Academic care and medical training has been provided in Groningen for hundreds of years. Of the excellent scientists who have worked here Petrus Camper (1722-1789) is by far the best known. Most of the professors also held the position of city physician and, as a result, were able to combine science and education with patient care. In 1797 Professor Thomassen à Thuessink (1762-1832) was responsible for the establishment of a real teaching hospital, the Nosocomium Academicum. Thomassen à Thuessink was Professor of practical medicine in Groningen from 1793 tot 1825 and may be considered the founder of the UMCG.
Nothing like today
Two small wards with a total of eight beds: that’s what the UMCG looked like in the very early days. The contrast with today could not be bigger. These days the hospital is occupied by 15,000 patients, employees, students and visitors every day. But there are also similarities to the past: the professors still give medical students a ‘bedside education’.
An uphill battle
Adversity has never stopped residents of Groningen from taking initiatives and realizing dreams. Despite the unwillingness of the Dutch government to invest in research and patient care in Groningen, top-level care was being provided in the 19th century UMCG regardless. The lack of facilities did not impede the development of a fertile scientific climate either. The UMCG has always been able to attract inspired and enthusiastic professors with vision, powers of persuasion and perseverance. They raised the patient care, science and education to a higher level. The scientific growth reached a preliminary high point after the move to a brand-new complex in 1903. The new hospital had been built in line with the latest insights in the area of hospital construction of the day, and attracted interested parties from the whole country, including members of the Royal Family. From 1903 onward the UMCG rapidly developed to become one of the top hospitals of the Netherlands. Like today, patients could turn to the UMCG for all medical treatments and care. And like today, scientific discoveries quickly found their way to the clinic, in the form of new treatment methods.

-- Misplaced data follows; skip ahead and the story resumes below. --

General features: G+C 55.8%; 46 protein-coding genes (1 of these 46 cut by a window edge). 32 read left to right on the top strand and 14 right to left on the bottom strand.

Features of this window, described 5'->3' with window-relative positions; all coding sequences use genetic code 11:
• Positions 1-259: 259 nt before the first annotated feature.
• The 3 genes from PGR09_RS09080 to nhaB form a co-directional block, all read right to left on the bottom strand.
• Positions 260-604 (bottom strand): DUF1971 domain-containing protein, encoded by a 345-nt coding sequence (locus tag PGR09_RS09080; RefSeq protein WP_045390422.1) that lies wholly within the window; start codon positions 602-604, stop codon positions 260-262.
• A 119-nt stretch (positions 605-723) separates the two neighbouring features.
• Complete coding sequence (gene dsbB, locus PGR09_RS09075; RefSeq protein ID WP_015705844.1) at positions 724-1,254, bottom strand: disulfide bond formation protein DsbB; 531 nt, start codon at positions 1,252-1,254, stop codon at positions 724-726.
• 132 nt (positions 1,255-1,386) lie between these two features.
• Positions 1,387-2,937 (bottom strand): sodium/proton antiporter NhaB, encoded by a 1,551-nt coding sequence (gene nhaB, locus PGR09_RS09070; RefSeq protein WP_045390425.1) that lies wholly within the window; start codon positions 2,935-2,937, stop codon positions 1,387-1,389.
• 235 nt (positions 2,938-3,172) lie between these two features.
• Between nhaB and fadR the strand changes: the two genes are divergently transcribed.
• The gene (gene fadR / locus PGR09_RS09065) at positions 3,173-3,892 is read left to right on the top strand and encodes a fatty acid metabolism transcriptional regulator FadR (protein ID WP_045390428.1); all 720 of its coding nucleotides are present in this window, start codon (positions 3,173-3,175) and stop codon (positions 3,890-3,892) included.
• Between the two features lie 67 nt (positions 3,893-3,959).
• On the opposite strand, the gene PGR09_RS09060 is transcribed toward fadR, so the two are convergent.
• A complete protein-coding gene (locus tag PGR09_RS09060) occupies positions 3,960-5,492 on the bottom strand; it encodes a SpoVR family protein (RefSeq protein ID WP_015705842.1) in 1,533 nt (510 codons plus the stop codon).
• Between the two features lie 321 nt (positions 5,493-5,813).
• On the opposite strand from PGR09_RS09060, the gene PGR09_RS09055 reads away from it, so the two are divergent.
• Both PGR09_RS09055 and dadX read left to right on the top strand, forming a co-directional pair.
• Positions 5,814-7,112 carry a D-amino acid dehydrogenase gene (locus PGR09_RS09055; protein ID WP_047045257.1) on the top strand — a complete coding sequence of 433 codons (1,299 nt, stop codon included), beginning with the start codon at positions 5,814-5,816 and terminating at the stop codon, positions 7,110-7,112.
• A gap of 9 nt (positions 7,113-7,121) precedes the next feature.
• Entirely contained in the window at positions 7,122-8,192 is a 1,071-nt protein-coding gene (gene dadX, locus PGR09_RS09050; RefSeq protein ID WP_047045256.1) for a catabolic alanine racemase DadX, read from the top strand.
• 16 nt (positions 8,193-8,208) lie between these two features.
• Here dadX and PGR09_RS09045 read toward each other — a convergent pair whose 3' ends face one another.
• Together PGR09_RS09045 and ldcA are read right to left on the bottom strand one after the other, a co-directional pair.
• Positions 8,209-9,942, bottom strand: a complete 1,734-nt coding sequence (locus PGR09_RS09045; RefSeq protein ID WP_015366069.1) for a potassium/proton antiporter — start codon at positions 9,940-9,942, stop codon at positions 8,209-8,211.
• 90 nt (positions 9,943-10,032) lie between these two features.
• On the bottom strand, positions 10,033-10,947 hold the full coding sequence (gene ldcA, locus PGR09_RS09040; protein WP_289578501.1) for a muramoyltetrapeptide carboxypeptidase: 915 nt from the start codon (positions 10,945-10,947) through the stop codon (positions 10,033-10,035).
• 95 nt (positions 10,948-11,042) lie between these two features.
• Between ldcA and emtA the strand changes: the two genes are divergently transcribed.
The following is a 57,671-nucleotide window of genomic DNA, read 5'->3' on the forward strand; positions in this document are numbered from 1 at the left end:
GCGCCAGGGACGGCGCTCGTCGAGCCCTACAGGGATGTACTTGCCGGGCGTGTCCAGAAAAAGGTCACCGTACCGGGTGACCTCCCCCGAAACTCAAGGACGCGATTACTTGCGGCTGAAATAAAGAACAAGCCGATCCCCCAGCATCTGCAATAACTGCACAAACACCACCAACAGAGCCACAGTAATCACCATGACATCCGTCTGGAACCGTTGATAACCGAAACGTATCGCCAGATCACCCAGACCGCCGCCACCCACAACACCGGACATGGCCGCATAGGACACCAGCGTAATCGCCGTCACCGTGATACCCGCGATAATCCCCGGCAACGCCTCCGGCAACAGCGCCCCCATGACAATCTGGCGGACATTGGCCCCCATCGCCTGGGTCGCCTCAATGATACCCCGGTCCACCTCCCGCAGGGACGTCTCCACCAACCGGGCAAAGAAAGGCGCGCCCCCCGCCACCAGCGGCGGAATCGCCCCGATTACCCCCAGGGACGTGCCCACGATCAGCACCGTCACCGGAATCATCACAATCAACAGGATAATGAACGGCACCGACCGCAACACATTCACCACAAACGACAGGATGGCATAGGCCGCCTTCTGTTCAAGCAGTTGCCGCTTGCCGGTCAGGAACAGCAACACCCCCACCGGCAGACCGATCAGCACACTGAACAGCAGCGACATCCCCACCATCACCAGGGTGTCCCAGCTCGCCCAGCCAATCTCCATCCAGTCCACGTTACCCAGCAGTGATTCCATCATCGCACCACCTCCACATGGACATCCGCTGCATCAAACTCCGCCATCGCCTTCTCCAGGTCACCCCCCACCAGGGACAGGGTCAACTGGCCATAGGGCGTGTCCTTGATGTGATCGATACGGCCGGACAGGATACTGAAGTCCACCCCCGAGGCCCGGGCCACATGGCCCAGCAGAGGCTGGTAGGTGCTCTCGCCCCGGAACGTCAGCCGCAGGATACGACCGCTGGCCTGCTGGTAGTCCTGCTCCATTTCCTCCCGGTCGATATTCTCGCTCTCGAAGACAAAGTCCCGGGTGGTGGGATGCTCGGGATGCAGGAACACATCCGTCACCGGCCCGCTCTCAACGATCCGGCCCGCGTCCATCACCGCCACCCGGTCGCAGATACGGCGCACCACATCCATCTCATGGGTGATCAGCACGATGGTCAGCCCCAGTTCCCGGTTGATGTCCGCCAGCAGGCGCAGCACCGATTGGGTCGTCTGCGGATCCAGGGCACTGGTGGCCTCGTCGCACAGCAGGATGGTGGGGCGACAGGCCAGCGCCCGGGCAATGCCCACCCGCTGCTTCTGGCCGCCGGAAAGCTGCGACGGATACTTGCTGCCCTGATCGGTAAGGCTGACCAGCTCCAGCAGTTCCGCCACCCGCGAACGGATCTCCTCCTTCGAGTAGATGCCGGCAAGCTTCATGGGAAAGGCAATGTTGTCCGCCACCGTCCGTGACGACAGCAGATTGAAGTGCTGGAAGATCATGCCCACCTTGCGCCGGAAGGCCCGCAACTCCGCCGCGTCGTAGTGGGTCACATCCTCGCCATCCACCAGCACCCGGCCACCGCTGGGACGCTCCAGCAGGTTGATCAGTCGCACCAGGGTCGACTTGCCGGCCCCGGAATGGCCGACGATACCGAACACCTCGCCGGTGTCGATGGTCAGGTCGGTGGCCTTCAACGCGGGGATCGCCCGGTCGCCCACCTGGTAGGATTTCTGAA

The current top-clinical expertise of the UMCG in the area of chronic diseases and transplant medicine has its roots in the start of the 20th century. Around 1900, for instance, the international scientific community looked toward Groningen where professor Hamburger was working on research into the composition of blood and the changes to this composition under the influence of metabolic processes. In that same period professor Wenckebach (1864-1941) was at the cradle of modern cardiology in the Netherlands. Professor Hijmans van den Bergh made important discoveries for diagnosing liver diseases and female Professor Tammes laid the foundation for genetics in the Netherlands.